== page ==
How do you develop standards of excellence?
Last week, Danny Meyer’s story Managing Your Team - Where Should Your Saltshaker Be shared his angst and discovery on how to establish standards of excellence.
When I became general manager of my first radio station in Wausau, Wisconsin I wanted to achieve higher standards. My idea for this came from Joe Sugarman’s Success Forces. Joe Sugarman is known throughout the advertising world as a copywriting legend and role model, best known for selling 20 million Blu-Blocker Sunglasses.
Why does the Army require barracks to have clean floors, mattresses you can bounce a quarter off, or shoes shined so well you can see your face?
It’s to develop discipline. Teaching troops to take care of minor things inoculates their mindset. They take care of things that matter, even when not being directly supervised.
Joe Sugarman’s Success Forces revealed this hidden meaning. By announcing what you intend to inspect, you discover their respect for it, and YOU. If they know what is going to be inspected and they fail to follow through, then you know other rules are not being followed as well. That’s why the entire barracks is punished when the rule isn’t followed.
As Jim Collins shares Disciplined People, Disciplined Thought, and Disciplined Action lead a company from Good to Great.
Clean Your Desk
Several years ago, I connected with one of my former employees. She’s semi-retired now. Cindy was our best salesperson, eventually became Sales Manager, General Manager of the station, and finally started her own ad agency. I spoke to her shortly after she had just sold it.
Her first words to me were, Doug I still follow your rule, clean your desk every day!
The Clean Your Desk Rule required everyone to clean off their desk at the end of the day. The limit was 3 items, one of which included their phone. (This was before cell phones.) This meant they could only have two items on their desk. I did allow them to put items on their chair, provided they slid their chair under their desk.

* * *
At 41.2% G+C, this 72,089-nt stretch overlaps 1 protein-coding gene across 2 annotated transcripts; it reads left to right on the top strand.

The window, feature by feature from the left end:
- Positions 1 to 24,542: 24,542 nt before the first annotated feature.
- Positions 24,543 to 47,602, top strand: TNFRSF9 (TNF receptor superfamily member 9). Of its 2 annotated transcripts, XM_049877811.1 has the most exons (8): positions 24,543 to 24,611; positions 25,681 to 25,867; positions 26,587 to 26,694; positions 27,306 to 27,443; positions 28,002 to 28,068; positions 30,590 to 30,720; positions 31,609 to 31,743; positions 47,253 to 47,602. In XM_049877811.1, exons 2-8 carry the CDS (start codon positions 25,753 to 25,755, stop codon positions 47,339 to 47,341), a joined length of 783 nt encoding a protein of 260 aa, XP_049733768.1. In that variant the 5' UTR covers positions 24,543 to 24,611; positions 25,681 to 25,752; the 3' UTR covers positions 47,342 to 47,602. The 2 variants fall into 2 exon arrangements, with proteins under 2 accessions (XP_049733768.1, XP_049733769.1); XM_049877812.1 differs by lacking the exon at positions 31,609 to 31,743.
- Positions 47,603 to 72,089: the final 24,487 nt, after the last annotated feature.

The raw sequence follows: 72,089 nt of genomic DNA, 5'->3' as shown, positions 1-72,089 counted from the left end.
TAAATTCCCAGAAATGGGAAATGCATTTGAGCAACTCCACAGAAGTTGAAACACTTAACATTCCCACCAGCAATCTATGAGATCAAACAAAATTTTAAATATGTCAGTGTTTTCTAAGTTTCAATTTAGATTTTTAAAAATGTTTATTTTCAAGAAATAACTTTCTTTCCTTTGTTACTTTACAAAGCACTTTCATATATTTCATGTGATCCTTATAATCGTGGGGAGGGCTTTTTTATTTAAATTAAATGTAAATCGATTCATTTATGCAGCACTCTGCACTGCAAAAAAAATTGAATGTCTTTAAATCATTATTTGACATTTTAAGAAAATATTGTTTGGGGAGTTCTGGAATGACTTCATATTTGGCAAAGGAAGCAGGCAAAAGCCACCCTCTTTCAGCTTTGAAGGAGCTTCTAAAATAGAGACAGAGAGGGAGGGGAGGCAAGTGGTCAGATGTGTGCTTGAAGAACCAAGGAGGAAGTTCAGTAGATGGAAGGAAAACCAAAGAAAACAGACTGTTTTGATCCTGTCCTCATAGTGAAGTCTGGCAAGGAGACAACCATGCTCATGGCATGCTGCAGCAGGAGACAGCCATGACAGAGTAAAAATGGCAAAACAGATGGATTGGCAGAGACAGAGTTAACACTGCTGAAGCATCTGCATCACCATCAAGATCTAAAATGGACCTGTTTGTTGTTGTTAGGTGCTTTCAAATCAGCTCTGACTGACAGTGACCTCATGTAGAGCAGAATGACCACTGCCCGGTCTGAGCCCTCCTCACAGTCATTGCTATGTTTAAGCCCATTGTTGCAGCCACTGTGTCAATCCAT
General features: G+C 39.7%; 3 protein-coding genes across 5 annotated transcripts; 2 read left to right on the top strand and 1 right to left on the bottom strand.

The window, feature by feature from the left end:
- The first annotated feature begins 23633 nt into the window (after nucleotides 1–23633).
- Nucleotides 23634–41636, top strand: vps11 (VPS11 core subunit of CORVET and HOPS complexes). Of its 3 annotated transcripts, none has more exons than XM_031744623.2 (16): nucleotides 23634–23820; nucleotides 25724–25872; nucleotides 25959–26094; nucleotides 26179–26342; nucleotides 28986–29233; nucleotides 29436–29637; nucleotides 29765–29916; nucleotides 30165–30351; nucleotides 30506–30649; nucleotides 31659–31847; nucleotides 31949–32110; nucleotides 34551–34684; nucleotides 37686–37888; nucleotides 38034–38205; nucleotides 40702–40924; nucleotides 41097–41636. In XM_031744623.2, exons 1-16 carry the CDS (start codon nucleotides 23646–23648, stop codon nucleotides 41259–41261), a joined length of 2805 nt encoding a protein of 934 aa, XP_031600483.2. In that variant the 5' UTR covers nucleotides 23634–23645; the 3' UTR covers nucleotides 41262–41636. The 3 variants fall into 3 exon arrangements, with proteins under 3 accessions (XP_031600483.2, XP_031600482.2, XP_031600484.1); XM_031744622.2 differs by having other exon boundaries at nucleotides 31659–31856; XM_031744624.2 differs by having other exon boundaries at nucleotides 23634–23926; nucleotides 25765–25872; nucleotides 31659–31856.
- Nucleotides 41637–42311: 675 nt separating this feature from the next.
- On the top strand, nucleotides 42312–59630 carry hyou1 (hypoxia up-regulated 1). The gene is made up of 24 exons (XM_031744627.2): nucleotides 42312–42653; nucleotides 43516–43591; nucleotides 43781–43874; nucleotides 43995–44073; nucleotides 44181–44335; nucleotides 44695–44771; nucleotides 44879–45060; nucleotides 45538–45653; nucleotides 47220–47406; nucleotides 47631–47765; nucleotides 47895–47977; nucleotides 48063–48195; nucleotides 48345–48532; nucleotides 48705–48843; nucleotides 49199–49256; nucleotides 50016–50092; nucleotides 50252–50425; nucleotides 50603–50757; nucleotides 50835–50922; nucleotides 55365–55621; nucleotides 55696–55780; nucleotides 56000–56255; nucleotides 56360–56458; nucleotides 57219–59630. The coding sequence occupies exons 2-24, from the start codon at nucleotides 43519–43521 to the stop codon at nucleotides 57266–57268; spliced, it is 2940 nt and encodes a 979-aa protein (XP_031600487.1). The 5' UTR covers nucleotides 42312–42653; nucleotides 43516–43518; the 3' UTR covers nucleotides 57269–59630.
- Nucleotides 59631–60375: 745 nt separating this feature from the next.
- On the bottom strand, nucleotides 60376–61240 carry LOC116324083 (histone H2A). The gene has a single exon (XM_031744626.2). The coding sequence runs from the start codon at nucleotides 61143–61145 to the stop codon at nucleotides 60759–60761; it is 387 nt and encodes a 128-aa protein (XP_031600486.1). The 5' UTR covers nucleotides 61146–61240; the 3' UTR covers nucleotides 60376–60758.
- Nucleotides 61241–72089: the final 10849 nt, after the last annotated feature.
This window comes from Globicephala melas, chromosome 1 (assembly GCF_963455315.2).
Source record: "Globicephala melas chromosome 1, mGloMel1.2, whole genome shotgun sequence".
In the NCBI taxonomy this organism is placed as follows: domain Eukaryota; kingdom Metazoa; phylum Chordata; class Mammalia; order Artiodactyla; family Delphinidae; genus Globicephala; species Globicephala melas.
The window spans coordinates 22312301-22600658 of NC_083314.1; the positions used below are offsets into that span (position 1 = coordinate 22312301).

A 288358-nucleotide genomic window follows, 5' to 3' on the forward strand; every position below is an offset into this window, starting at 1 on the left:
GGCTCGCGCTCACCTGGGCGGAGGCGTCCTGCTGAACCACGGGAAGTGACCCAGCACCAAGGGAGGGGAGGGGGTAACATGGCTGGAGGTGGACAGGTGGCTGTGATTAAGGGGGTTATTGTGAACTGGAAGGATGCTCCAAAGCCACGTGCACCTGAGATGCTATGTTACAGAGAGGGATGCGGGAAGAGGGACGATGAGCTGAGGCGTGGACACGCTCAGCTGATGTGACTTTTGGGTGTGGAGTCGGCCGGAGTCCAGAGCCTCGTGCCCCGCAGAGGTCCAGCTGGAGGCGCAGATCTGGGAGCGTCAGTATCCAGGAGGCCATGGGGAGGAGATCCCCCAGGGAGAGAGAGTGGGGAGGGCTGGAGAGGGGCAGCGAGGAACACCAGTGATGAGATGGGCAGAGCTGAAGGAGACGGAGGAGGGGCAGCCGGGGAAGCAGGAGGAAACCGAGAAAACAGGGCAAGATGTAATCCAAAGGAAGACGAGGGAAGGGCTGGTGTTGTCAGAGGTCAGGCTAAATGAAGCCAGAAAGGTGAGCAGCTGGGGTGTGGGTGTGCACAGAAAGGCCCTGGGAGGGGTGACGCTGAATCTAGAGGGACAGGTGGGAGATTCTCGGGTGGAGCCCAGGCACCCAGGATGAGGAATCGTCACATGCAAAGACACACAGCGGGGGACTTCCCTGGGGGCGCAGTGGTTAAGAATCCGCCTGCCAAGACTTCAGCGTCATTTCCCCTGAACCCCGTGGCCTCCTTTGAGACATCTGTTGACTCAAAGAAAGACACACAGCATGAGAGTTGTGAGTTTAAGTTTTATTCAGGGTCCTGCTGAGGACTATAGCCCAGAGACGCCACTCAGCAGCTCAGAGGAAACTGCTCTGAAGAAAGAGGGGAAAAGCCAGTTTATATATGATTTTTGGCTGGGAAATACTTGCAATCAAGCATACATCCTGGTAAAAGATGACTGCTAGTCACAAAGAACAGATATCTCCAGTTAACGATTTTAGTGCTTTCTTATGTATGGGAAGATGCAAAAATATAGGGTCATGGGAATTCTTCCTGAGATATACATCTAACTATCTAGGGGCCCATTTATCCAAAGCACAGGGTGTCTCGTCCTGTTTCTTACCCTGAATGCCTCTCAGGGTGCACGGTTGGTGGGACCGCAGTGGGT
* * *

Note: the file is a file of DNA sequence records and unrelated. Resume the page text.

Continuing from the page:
On the surface, it may have appeared to make the office look neat and tidy. It was a benefit from this standard.
There was an additional metaphysical benefit.
On one specific occasion, I recall Cindy failing to return to the radio station from the day before. I usually was the first one in each morning, so I noticed her desk was strewn with papers when I came in.
When Cindy arrived that morning, I visited her desk and asked how she was doing. She quickly responded fine. I probed a bit deeper. “Is everything okay?” She proceeded to tell me of challenges she had faced the previous day with some customers, then one of her sons, and finally a decision she was trying to make to return to Idaho to attempt to patch up her relationship with her ex-husband.
All this bubbled up from her from just one simple question. A question prompted by her not cleaning her desk the night before.
I can’t tell you how many times I learned about things my team was going through because of my “clean your desk” rule. It was priceless. I developed empathy for my people, they discovered how much I cared about them, plus morale was always high.
When I left Cindy’s desk, I simply said, “noticed you didn’t clean your desk last night, can you make sure you do tonight?” She instantly told me why, sharing she hadn’t had time to come back to the office. I’m not sure she realized my only reason for asking her how she was that morning was because I’d noticed her desk. Perhaps her answer 30 years later revealed she did understand the value of this rule.
Is it silly to set performance rules like this?
The smallest details I believe have the power to magnify results. Professional sports teams at all levels win due to minor things done extremely well. It’s the same in business.
Discipline is the hallmark of any successful enterprise.
My clean desk rule helped me to discover who was struggling and who wasn’t. What behavior rules can you establish to elevate your team’s performance?
Remember, Behavior Never Lies!
I’ll leave you today with One Minute by Joe Sugarman's "The Psychological Triggers of Success"
To create an environment where everyone is inspired to give their best, contact Positioning Systems today to schedule a free exploratory meeting.
Growth demands Strategic Discipline.
How do you hire at your business? Do you have a unique focus that helps you determine the right people for your organization? If you believe in First Who, then What, you’ll learn something about hiring from Danny Meyer’s 49% Task, 51% Feeling - Hiring Rule, and his Moth Story. We’ll share these insights in our next blog.
Building an enduring great organization requires disciplined people, disciplined thought, disciplined action, superior results, producing a distinctive impact on the world.
Discipline sustains momentum, over a long period of time, laying the foundations for lasting endurance.
Meeting Rhythms achieve a disciplined focus on performance metrics to drive growth.
Let Positioning Systems help your business achieve these outcomes on the Four most Important Decisions your business faces:
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NEXT BLOG – Danny Meyer’s 49% Task, 51% Feeling - Hiring Rule – Moth Story